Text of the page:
Vitamin K and Osteoporosis— What’s the connection?

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Before you are prescribed bisphosphonates: Fosamax, Actonel, Boniva, Reclast or Zometa, maybe you should consider the Undoctored strategy.

The grain-free diet, vitamin D, and magnesium protocols in the core Undoctored program provide the bulk of bone health benefits through a variety of mechanisms, including increased intestinal calcium absorption, reduced urinary calcium loss, and reduced levels of the parathyroid hormone that weakens bones.

You should also avoid calcium supplements, as the effects of vitamin D and the increased intestinal calcium absorption that develops after eliminating calcium-binding phytates from grains make them unnecessary, even dangerous. And there are two more important strategies to consider…

It is so important that you get enough vitamin K2 and K1. The necessity of this less-well-known form of vitamin K, to be distinguished from the K1 found in green vegetables, has only been recognized recently. K1 participates in blood coagulation, while K2 modulates calcium metabolism, with deficiency contributing to loss of bone calcium leading to osteoporosis, hip and other fractures, and abnormal deposition of calcium in arteries, part of the atherosclerotic process leading to heart attacks. Deficiency may also contribute to cancer risk, especially prostate cancer.

Vitamin K2 is obtained from consumption of meat and organs, egg yolks, butter (from grass-fed animals only), and foods that undergo some forms of bacterial fermentation, especially cheeses and natto (fermented soybeans).

A small quantity is obtained via bacterial conversion from K1 to K2 by some species of human bowel flora to K2 in the human intestine. I therefore suspect that the apparent need/benefit from K2 supplementation in rebuilding bone density (and reducing cardiovascular risk) may be yet another expression of modern dysbiosis. Because K2 supplementation is benign, it is a reasonable strategy to consider stacking the odds in favor of rebuilding bone or preventing osteopenia/osteoporosis, especially since the precise way to encourage bacterial conversion of K1 to K2 has not been worked out.

Vitamin K2 has been demonstrated to increase bone density and reduce fractures. (In Japan, K2 is prescribed as a drug to treat osteoporosis.) The long-acting MK-7 form, rather than the short-acting MK-4 form, is the most effective at a dose of 180 to 200 micrograms per day, such as contained in the Life Extension Super K preparation.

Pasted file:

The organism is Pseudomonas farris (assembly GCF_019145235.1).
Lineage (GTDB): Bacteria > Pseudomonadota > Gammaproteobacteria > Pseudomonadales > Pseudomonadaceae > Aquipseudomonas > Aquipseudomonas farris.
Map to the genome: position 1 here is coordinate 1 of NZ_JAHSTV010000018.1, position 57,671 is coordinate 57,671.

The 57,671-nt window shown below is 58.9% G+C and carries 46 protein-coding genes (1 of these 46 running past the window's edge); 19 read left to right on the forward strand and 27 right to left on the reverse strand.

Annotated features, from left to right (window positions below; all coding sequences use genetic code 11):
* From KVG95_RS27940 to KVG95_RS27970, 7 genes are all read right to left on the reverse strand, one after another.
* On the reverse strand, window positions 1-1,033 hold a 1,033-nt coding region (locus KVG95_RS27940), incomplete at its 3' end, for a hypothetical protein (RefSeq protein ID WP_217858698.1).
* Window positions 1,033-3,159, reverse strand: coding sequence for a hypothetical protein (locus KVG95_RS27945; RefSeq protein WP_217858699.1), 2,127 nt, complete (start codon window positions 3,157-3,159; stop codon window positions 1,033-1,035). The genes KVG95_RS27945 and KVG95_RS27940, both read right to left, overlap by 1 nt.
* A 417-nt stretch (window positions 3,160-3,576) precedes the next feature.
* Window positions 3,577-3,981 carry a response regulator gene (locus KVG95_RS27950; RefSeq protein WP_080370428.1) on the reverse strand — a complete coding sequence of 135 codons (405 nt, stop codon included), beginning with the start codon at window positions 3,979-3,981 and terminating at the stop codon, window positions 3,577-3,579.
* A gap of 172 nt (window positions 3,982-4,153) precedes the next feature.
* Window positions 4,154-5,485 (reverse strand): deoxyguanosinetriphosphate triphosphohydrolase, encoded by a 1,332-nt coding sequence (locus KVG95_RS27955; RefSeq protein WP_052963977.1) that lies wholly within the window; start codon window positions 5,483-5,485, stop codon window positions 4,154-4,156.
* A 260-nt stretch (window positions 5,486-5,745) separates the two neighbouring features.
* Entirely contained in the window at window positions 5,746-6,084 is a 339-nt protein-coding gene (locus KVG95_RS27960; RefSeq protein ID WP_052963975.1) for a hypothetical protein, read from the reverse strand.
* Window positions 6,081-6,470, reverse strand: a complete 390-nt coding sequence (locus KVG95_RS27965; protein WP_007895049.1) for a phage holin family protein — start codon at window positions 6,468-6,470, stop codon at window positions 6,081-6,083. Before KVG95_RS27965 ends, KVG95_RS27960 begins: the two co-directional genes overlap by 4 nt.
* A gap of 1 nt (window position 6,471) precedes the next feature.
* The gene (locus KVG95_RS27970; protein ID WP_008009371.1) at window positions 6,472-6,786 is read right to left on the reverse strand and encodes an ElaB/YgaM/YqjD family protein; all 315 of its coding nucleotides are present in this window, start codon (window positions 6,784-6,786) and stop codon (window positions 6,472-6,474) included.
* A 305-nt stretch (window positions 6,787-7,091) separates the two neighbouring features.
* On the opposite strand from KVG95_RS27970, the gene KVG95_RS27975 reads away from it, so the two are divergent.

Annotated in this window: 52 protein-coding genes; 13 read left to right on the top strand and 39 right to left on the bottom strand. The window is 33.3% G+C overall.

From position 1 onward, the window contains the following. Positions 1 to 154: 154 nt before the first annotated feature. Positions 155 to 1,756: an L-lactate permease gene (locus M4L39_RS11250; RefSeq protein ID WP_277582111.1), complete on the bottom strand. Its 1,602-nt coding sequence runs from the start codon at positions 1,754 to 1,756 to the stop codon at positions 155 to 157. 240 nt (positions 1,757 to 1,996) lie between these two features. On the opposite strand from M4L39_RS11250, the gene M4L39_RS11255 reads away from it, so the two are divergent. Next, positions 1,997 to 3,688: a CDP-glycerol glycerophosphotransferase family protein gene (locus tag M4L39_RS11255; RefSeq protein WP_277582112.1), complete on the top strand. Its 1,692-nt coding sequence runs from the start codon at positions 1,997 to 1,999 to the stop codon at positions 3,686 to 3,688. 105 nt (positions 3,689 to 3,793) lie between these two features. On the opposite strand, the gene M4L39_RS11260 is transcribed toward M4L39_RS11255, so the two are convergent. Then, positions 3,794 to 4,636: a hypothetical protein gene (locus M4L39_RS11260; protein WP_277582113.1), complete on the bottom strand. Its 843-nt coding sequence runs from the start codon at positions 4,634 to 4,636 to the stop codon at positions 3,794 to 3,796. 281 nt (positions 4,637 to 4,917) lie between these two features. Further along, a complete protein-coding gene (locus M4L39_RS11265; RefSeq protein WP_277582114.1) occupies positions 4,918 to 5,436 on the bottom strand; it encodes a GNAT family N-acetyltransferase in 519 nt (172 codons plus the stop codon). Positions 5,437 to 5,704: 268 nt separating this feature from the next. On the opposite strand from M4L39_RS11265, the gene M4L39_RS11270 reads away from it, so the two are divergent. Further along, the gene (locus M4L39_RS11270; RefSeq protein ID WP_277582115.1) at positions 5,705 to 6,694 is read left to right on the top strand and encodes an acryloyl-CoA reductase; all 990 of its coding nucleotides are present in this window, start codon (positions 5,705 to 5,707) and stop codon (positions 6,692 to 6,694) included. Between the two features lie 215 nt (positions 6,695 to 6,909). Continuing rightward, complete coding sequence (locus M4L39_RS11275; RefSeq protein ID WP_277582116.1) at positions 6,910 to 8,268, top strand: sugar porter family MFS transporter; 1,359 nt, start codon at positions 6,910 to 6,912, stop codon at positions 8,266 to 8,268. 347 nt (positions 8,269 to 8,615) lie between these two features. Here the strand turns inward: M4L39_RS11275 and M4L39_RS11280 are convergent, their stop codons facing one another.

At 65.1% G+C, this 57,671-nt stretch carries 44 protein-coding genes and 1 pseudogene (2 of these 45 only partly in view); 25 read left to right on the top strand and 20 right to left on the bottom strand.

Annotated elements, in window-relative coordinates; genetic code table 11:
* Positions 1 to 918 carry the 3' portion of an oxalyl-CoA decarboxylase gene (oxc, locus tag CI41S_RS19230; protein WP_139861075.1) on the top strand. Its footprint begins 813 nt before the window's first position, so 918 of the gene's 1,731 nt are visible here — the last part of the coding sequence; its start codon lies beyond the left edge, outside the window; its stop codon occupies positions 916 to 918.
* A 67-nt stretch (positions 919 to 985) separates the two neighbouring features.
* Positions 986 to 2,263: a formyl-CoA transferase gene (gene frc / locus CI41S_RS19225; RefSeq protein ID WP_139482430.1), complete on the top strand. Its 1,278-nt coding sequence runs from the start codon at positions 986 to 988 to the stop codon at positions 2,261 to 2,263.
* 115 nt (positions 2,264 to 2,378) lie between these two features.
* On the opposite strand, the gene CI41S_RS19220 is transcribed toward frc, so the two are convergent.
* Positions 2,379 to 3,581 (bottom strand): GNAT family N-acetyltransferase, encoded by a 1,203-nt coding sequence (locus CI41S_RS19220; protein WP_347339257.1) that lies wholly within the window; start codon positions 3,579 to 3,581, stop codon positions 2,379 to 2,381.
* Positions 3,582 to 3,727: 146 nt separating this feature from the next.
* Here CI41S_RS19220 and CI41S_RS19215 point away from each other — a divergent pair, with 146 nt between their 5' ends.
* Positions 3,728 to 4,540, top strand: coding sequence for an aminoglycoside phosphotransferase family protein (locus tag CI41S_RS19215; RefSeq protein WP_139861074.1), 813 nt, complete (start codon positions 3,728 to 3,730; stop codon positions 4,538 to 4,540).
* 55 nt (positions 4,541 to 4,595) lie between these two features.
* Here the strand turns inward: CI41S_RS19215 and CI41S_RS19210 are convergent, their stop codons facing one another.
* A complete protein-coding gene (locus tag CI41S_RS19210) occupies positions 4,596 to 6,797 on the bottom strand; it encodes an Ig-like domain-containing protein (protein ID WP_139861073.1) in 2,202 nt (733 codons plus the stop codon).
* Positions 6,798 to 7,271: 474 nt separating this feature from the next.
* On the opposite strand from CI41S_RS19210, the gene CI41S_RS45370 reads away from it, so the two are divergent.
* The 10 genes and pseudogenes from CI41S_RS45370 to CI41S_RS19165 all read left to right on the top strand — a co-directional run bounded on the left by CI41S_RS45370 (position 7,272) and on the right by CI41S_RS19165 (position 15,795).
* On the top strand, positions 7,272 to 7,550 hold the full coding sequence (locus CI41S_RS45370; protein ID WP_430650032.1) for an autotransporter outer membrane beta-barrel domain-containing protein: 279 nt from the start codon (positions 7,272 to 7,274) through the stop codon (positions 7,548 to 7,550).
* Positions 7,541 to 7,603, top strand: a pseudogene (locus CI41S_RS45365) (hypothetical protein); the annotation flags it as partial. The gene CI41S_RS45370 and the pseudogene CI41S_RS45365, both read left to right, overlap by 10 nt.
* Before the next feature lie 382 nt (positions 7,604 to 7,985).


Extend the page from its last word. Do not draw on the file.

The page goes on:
Getting 4 to 5 servings every day of green vegetables that provide plenty of vitamin K1 as well as other health benefits is also helpful. Vitamin K1 supplementation, as opposed to getting it from green vegetables, does not appear to hold the same bone density–increasing potential, and consuming plenty of green vegetables seems to be a more effective means of obtaining bone health, as well as other health benefits.

Note that people taking the blood thinner warfarin (Coumadin) will need to work with their healthcare providers, as both K1 and K2 supplementation will counteract the effect of the drug, an effect that can pose dangers if supplementation is not done properly (e.g., low doses of K vitamins, either K1 or K2, taken in consistent amounts every day to avoid excessive fluctuations of the INR value). Another option would be to convert to a blood thinner that does not interact with the K vitamins.

Get up and move. Do axial-impact or weight-bearing exercises. Exercise that involves impact to the spine (“axial” impact), like jumping rope, jogging, stair climbing, hopping in place, and dancing, but not swimming or biking (though healthy for other reasons), has dramatic effects on increasing bone density. Jumping in place 10 to 20 times, or taking a 20 minute walk, everyday achieves measurable increases in bone density.

The post Vitamin K and Osteoporosis— What’s the connection? appeared first on Dr. William Davis.

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